S Padre Island TEXAS PELAGICS – Sept 19, 2015 Trip Report

Share After seeing 8 foot seas recorded by NOAA Buoy 42020 on Tuesday night and Wednesday morning it was a relief to see a forecast for only 2 to 3 foot seas for Saturday. And following such a phenomenal trip three weeks ago everyone at the dock was hoping for a repeat performance today. With an early 5:30 am start we sailed a good hour in pitch blackness. In the dark the seas seemed rougher than 3 feet and were probably more in the 4 foot range with the occasional 5 foot swell. A brief sprinkle of rain right at first light awakened those trying to sleep out on the open upper deck. Luckily for us as within a minute or two our just awakened sharp-eyed leader Kelly Smith spotted our first seabird the only Cory’s Shearwater of the day before sunrise. It was very close to the boat and passed right in front of the bow just feet away to the delight of the bow crowd. After a beautiful sunrise the seas were calming down some and by 8 am were more in the 3 foot range and would continue to calm down throughout the day. It wasn’t long before we had our first 2 Audubon’s Shearwaters. We would continue to see single Audubon’s Shearwaters at regular intervals up until 2pm. A distant Masked Booby seemed uninterested in coming over to investigate us like Boobies usually do. Looking at Dwight Peak’s photos of the distant bird at maximum zoom we wondered if it may have been an immature Northern Gannet? (Awaiting photo confirmation of that.) A flock of our first 6 Bridled Terns signaled our arrival in deep pelagic waters over 600 ft. As we passed the shelf-slope break at 9:00am I announced for everyone to be on the lookout for whale blows. Shortly thereafter as if on...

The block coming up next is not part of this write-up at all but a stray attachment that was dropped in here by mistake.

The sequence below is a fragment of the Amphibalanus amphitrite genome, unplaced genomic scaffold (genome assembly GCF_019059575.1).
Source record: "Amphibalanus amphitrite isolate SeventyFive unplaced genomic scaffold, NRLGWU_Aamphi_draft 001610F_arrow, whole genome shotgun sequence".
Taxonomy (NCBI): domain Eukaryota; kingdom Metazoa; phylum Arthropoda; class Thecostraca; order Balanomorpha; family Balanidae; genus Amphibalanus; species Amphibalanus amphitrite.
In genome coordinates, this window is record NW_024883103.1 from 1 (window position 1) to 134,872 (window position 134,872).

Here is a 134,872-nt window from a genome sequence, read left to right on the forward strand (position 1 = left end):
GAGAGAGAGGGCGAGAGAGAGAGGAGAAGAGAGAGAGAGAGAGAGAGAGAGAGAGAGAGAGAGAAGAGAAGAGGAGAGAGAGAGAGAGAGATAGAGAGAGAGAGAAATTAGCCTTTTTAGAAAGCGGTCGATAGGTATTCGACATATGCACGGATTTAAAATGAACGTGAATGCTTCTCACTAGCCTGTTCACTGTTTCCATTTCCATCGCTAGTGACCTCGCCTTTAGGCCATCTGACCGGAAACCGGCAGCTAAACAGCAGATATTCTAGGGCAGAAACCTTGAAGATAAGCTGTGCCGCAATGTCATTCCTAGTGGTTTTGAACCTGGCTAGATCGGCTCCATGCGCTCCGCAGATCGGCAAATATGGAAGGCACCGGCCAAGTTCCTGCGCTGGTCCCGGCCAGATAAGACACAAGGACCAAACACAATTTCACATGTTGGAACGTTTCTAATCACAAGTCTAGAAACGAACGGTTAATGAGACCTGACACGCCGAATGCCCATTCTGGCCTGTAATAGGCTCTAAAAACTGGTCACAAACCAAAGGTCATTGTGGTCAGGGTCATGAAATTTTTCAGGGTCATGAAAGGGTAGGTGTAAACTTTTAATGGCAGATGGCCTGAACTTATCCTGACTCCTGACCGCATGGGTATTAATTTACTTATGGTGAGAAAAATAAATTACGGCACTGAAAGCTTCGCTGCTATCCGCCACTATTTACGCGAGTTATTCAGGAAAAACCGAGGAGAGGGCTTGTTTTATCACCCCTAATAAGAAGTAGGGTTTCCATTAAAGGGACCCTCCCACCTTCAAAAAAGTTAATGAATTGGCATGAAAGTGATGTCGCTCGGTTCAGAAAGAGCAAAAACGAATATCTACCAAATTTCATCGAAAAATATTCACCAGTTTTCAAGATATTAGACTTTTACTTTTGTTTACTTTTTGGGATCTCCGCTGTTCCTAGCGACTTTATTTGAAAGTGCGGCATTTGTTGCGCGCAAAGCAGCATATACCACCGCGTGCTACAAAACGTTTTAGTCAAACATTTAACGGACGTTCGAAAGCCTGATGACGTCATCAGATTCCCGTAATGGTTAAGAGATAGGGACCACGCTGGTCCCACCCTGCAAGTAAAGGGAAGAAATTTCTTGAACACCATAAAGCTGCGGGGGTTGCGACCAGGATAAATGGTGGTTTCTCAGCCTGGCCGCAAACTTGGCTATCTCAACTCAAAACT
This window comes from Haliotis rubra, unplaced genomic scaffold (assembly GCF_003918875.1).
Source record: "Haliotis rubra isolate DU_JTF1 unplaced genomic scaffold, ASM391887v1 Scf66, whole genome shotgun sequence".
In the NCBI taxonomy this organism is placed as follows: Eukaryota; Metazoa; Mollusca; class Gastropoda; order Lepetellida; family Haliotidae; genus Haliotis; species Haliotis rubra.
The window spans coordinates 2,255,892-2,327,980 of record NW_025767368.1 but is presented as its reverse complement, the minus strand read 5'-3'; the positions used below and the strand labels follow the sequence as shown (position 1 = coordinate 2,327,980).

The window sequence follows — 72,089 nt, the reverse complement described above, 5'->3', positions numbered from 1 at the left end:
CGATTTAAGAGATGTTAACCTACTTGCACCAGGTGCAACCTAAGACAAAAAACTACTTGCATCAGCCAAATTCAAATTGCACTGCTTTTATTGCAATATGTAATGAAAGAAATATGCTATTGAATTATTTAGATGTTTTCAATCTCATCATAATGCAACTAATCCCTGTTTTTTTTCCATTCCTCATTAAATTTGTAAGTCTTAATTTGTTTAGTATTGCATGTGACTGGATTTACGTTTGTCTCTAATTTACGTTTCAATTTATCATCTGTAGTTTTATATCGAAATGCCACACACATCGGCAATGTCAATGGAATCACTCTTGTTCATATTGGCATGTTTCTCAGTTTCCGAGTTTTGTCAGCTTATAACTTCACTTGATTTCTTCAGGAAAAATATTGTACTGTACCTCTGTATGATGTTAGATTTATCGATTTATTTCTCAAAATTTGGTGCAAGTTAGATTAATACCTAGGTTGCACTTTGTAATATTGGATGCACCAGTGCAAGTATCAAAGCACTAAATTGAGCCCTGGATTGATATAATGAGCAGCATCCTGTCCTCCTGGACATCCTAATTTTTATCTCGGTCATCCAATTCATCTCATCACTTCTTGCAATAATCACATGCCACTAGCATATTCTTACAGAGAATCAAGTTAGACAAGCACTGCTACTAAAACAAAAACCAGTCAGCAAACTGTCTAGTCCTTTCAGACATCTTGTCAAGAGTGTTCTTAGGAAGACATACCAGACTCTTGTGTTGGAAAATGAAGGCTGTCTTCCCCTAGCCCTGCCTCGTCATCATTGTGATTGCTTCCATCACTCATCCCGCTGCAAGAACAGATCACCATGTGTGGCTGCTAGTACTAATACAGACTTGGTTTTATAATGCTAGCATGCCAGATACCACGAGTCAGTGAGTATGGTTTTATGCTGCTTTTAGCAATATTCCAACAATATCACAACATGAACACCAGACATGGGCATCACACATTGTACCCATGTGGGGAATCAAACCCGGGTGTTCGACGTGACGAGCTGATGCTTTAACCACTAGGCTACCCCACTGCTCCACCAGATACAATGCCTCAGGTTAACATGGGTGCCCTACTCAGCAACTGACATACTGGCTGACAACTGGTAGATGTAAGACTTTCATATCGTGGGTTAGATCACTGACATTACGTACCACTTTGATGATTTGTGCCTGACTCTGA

S Padre Island TEXAS PELAGICS August 29, 2015 Trip Report

Share Leach’s Storm Petrel Bonanza Sets New Record for Highest Number Ever Seen in Texas. Hi Seabirders, The end of August is a great time for a Texas Pelagic trip and when the weather cooperates, like it did this day, I just know good things can happen. We had to adjust the trip times and shorten it by 2 hours due to Osprey’s owners concerns about maintenance issues. So we wouldn’t be able to reach the hoped for objective of the Camel’s Head. Never-the-less with 14 hours we would have a lot of time in ultra-deep pelagic waters and would make it out to 3,000 ft waters depth. As of 4:00am Buoy 42020 was reading about 2 foot seas and the forecast was for 2-3 ft seas for the day. It would never get over 2 foot seas for the day. As we cleared the S Padre Island jetties in the full moonlit night you could hardly tell we had reached the open Gulf by the wave action. But gradually the 2 foot seas lulled a number of tired birders to sleep at various nooks all over the rubberized deck. As the first hints of a lightening sky appeared birders began to ready themselves for the day ahead. We were treated to a beautiful moonset and about 30 minutes later a beautiful sunrise. Shortly after sunrise the first birds of the day Royal Terns flew by then like a fighter plane in hot pursuit a Pomarine Jaeger harassed them off into the distance. The next bit of excitement would come in the form of 6 Atlantic Spotted Dolphins that caught up with the boat for a brief bow joy ride. We reached the shelf edge drop-off around 9:00am and as soon as we did things really started to happen. Our first group of 4 Storm-Petrels all were Leach’s. A...